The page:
Given the speed at which technology progresses in today’s world, it’s easy to forget how little we actually know. If every human on the planet has a miniature computer in their pocket, we must be well-versed in the ways of the universe. But, we’re not. We are drastically undereducated when it comes to forces outside Earth, and even with some on our home planet. There is quite literally a world of information still left to be discovered, and scientists are finding new, peculiar, fascinating things every single day. Some of them are, in the grand scheme, minor while others change our entire thought process.
Here are five recent discoveries that have us astounded, and excited for the future.
The Kepler Space Telescope is, for the most part, on exoplanet duty. Its job is to find small, rocky worlds in orbit around distant stars, doing so by tracking dips in starlight from the stars as exoplanets pass in front of them. But it is also capable of discovering artificial structures, and recently it detected a strange transit signal from star KIC 8462852. The star was exhibiting odd dips in light, without a clear explanation why. The only reason favored by researchers is a clump of exocomets that could have been disturbed by a nearby star and then shot in front of KIC 8462852. The other, far cooler and far less likely, option is that the transit signal oddity is caused by an alien structure orbiting the star.
One of the more fun discoveries came courtesy of Comet Lovejoy or C/2014 Q2, which was recently found to be releasing as much alcohol as 500 bottles worth of wine every second during peak activity. The comet also releases ethyl alcohol, as well as a simple sugar called glycolaldehyde. The complex molecules from Comet Lovejoy help boost the hypothesis that comets deposited organic material on early Earth that helped the origin of life.
If you haven’t gathered, comets are pretty important. Many scientists believe they hold keys to the history of the universe, and could even be pristine remnants of the early solar system. The discovery of oxygen on comet 67P is enormous. It’s the first time molecular oxygen (the form we breathe) has been found on a comet and it’s highly surprising. Scientists did not expect oxygen could survive for massive amounts of time in space without combining with another substance, given its reactive quality. The fact that 67P does contain oxygen could discredit some theories on the formation of the solar system. Now that it can be argued the substance is ancient, the belief that it formed beyond the solar system in what is known as the interstellar medium (the matter that exists between star systems in a galaxy) could become defunct.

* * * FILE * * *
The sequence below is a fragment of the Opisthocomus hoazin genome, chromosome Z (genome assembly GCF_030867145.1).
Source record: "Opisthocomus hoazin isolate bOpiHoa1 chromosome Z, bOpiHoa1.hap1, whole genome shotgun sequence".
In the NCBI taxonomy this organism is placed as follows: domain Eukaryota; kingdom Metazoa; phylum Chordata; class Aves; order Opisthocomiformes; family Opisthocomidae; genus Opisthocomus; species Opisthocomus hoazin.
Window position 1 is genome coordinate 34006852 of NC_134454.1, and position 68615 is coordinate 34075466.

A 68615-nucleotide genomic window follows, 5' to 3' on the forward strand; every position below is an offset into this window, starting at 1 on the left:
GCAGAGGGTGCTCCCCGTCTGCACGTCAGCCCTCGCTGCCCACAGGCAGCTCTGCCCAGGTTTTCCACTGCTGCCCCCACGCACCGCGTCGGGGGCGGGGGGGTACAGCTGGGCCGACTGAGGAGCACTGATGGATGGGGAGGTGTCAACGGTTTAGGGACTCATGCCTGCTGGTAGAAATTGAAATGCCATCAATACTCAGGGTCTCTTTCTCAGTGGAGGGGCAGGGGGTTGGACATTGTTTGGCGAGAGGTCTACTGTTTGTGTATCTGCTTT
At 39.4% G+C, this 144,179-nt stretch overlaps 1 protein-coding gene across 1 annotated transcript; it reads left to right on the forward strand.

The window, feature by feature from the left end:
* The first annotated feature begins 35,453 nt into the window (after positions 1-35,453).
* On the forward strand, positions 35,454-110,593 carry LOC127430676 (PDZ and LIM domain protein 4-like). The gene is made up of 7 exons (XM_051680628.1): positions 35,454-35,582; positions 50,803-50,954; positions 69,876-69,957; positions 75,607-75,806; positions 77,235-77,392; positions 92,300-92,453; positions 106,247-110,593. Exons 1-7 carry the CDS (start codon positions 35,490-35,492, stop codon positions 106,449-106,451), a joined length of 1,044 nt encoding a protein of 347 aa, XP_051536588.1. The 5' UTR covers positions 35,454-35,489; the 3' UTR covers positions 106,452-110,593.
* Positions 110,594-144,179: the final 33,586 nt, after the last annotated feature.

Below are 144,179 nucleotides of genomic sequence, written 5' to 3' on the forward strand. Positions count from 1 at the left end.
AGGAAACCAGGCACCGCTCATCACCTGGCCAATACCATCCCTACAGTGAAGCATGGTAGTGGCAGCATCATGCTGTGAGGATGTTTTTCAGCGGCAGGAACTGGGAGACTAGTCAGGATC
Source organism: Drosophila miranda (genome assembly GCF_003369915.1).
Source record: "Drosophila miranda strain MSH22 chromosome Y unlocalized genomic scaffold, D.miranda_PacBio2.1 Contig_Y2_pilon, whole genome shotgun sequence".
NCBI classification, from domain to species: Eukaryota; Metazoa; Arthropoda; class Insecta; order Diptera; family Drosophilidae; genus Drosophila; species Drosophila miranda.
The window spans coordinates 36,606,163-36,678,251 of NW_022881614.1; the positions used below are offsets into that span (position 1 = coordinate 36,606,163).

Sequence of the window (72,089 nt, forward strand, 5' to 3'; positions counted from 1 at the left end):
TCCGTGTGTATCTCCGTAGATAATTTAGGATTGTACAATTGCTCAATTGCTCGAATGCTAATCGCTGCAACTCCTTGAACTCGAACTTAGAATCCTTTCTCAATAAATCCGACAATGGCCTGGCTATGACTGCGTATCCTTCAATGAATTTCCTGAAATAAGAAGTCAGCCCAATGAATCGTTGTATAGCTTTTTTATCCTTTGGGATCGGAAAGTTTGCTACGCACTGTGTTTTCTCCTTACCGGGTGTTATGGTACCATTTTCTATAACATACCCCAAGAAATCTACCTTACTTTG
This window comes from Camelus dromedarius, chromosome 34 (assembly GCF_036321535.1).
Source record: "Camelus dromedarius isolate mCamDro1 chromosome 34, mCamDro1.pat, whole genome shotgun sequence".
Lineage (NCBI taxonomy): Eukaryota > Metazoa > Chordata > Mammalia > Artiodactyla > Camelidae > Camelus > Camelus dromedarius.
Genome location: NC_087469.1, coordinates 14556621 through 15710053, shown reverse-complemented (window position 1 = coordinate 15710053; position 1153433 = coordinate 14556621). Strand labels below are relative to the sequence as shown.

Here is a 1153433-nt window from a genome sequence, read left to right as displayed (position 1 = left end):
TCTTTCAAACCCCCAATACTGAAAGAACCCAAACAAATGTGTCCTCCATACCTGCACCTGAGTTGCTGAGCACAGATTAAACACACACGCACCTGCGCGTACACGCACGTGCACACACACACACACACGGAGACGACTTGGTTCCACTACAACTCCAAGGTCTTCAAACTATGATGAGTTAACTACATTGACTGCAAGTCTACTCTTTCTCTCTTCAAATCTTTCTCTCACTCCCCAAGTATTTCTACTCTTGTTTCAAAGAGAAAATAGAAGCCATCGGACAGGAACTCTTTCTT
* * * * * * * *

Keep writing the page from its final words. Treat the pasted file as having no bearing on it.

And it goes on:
On October 31, 2015, an asteroid that is now believed to be a dead comet, made a close flyby of Earth. Imaging showed that the asteroid appears eerily close to a human skull. Its shape, plus impeccable timing, earned the rock the nickname “Spooky,” or “Great Pumpkin.”
The Hubble Space Telescope took a long gander at our solar system’s largest planet earlier this month so that researchers could investigate Jupiter’s shrinking signature red spot. They found that the spot is half the width it was 100 years ago, and though the rate of shrinkage has slowed, it is still continuing to dwindle. While looking at Jupiter, scientists also noticed that a wave-like structure has formed north of the planet’s equator. Similar waves had been seen when Voyager 2 flew by in 1979 but, at the time, the waves were considered ephemeral and Voyager was simply in the right place at the right time to capture them. Their recurrence has sparked interest in their origin, with one theory suggesting they are baroclinic waves, which form on Earth at the beginning of a cyclone.